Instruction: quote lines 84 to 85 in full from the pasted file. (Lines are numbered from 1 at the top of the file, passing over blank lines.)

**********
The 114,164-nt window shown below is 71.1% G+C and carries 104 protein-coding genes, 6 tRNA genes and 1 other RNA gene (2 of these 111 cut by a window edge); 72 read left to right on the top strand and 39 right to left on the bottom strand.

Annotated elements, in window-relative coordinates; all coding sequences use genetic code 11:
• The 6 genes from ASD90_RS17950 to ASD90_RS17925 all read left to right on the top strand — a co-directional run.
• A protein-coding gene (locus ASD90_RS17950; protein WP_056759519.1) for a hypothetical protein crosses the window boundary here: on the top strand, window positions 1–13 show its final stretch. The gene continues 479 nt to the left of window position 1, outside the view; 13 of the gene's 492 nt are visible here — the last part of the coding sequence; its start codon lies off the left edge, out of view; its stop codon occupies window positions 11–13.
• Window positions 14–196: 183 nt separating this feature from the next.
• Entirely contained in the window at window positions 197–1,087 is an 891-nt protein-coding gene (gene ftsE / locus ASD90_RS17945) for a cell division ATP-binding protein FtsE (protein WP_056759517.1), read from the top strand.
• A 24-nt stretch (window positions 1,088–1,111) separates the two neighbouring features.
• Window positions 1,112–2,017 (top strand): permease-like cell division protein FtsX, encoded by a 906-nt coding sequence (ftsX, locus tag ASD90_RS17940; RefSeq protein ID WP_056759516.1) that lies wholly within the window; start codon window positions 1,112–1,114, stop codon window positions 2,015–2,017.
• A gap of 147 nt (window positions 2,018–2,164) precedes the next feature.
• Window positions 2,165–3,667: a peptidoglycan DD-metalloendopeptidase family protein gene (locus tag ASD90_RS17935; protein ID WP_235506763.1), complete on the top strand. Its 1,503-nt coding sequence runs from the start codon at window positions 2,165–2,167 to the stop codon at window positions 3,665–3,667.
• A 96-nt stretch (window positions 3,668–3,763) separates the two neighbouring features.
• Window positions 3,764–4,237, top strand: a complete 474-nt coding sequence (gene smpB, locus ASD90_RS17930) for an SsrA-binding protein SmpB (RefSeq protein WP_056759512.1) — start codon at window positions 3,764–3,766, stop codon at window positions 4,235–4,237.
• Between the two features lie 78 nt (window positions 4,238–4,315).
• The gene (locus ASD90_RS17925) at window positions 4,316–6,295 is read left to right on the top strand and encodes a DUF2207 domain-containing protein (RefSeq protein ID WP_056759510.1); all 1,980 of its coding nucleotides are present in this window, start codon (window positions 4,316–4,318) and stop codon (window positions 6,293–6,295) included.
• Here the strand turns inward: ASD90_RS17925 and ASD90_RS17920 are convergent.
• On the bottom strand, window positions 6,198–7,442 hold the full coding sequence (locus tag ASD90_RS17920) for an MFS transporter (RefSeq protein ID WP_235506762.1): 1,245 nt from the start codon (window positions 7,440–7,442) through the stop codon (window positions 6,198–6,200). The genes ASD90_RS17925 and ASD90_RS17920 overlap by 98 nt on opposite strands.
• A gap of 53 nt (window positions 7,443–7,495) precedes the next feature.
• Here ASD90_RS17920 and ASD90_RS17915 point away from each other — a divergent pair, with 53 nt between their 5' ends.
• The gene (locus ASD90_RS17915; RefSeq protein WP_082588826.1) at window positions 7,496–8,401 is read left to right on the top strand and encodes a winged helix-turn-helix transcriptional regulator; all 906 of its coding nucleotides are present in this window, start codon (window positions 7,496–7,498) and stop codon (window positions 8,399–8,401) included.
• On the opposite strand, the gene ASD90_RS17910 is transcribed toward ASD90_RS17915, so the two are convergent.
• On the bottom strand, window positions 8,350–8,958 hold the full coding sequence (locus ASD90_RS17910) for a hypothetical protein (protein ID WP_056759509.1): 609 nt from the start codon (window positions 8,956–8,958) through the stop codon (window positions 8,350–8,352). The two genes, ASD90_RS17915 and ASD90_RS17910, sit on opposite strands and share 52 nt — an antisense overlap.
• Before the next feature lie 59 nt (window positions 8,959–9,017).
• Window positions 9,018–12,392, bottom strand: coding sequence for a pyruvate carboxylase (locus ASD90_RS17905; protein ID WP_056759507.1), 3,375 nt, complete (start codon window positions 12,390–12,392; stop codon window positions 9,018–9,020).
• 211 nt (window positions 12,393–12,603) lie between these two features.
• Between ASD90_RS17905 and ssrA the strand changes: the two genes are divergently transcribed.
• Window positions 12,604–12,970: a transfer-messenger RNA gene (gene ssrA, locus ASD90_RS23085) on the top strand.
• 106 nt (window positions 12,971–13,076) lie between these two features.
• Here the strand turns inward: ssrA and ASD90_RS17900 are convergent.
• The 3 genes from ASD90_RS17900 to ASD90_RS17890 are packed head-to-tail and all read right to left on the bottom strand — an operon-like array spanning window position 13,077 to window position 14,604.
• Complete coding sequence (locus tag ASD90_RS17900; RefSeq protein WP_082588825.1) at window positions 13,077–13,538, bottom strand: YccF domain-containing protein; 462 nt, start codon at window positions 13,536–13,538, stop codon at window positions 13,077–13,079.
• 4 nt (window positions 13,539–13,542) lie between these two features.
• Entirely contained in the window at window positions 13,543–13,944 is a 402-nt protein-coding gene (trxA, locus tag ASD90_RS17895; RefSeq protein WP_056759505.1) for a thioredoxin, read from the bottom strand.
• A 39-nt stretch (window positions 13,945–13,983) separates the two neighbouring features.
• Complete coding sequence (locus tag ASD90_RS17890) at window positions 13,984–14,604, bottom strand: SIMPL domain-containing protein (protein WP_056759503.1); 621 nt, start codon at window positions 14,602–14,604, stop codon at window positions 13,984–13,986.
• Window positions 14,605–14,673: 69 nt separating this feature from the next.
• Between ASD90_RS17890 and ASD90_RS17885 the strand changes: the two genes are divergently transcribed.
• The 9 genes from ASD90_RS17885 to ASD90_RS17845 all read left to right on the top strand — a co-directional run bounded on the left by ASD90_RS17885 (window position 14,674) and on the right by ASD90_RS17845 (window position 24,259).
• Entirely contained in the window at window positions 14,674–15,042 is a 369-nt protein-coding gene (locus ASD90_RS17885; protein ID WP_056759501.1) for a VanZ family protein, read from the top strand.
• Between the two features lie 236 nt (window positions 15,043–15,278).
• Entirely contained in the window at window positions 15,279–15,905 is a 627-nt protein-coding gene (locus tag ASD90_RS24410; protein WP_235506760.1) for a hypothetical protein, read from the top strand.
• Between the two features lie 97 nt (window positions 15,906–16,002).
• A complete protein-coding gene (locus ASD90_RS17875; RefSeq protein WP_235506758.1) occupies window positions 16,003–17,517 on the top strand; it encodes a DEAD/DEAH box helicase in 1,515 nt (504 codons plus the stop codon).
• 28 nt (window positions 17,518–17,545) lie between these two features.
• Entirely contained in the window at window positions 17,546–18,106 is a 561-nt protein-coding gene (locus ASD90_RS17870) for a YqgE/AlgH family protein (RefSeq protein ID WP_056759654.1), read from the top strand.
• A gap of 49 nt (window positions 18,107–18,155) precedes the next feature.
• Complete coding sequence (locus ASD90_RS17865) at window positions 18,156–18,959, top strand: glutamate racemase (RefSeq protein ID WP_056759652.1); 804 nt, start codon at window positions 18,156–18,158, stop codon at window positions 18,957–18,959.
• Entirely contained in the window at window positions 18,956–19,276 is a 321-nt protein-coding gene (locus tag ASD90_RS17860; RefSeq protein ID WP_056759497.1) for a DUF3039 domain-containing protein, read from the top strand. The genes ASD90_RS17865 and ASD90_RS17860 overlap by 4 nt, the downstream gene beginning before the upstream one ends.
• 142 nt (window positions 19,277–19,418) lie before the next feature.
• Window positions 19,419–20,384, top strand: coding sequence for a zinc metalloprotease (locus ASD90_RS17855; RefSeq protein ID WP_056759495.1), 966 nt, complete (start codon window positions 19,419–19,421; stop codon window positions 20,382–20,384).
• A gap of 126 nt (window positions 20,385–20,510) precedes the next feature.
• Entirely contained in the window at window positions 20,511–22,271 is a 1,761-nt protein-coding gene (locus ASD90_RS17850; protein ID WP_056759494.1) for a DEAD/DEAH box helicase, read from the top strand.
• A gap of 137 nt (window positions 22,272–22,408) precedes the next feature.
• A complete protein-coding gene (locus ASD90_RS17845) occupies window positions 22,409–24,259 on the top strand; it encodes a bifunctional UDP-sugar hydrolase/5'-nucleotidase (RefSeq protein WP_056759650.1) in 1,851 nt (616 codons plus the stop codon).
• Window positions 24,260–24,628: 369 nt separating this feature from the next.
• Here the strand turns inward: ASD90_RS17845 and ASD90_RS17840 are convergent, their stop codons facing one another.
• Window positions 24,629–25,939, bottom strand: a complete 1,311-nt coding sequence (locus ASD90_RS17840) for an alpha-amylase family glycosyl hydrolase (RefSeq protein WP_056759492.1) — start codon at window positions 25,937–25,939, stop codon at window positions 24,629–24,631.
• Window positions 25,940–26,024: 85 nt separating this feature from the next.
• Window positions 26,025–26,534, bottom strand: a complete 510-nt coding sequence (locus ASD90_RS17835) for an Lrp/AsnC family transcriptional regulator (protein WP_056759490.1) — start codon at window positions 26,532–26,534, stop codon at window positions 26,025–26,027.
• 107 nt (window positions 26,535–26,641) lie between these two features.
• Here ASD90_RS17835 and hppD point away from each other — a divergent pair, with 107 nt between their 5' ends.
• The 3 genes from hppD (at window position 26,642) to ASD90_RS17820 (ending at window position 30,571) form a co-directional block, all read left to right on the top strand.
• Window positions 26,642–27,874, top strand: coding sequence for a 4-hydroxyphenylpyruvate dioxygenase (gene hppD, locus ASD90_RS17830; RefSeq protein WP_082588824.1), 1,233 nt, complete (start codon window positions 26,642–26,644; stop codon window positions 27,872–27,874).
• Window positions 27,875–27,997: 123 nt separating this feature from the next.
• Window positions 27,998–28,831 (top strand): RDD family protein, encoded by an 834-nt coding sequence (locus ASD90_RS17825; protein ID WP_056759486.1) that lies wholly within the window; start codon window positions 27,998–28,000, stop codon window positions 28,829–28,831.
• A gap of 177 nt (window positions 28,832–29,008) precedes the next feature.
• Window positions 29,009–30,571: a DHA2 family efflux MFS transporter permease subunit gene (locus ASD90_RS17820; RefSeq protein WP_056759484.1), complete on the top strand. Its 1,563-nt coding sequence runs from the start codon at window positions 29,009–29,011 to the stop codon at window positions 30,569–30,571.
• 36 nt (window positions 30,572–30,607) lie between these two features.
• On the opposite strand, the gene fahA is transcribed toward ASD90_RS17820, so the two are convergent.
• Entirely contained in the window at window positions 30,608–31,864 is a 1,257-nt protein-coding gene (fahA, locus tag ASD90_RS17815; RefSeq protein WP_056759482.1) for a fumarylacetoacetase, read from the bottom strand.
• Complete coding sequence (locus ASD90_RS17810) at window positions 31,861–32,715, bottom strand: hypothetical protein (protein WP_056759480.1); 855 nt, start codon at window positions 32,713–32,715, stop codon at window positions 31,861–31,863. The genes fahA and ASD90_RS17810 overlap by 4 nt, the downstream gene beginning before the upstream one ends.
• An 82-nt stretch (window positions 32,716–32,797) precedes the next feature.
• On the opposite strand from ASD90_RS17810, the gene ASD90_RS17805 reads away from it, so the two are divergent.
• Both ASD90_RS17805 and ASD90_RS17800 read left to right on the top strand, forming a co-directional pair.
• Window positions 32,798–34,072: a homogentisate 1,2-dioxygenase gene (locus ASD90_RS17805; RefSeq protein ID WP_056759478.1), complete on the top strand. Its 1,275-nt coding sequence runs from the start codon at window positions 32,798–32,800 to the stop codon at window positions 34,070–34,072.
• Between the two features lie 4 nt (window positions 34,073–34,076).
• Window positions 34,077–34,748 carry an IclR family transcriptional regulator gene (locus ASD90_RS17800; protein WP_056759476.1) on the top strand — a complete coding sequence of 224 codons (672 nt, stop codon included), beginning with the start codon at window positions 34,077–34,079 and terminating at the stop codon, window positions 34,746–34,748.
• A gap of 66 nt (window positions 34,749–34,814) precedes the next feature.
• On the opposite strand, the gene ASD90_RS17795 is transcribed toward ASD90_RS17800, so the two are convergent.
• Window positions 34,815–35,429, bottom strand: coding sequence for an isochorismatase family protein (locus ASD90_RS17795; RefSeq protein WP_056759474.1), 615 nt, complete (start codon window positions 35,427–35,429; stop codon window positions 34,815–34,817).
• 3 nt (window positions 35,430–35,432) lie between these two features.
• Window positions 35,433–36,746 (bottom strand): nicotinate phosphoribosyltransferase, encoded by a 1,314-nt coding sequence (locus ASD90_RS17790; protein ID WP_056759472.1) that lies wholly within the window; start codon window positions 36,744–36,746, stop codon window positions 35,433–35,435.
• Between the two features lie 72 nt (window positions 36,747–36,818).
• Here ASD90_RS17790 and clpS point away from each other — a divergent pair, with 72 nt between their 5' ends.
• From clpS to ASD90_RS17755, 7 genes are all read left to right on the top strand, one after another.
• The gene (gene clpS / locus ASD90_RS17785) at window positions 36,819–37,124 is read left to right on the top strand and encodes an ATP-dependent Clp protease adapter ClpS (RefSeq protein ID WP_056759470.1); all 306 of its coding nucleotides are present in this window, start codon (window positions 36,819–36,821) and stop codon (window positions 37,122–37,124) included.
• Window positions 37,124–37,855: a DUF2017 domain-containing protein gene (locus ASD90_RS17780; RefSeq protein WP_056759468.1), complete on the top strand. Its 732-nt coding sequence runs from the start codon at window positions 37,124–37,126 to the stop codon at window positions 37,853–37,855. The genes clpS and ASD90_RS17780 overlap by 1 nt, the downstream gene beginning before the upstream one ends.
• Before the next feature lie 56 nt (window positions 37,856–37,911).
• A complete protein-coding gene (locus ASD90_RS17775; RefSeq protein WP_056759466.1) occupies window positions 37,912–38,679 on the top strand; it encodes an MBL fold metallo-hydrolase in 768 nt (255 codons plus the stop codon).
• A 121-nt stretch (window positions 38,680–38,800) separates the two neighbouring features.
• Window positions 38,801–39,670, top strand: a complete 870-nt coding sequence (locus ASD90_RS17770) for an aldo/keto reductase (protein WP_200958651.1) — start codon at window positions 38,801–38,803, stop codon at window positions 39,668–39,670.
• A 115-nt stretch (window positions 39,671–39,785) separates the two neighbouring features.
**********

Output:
• From clpS to ASD90_RS17755, 7 genes are all read left to right on the top strand, one after another.
• The gene (gene clpS / locus ASD90_RS17785) at window positions 36,819–37,124 is read left to right on the top strand and encodes an ATP-dependent Clp protease adapter ClpS (RefSeq protein ID WP_056759470.1); all 306 of its coding nucleotides are present in this window, start codon (window positions 36,819–36,821) and stop codon (window positions 37,122–37,124) included.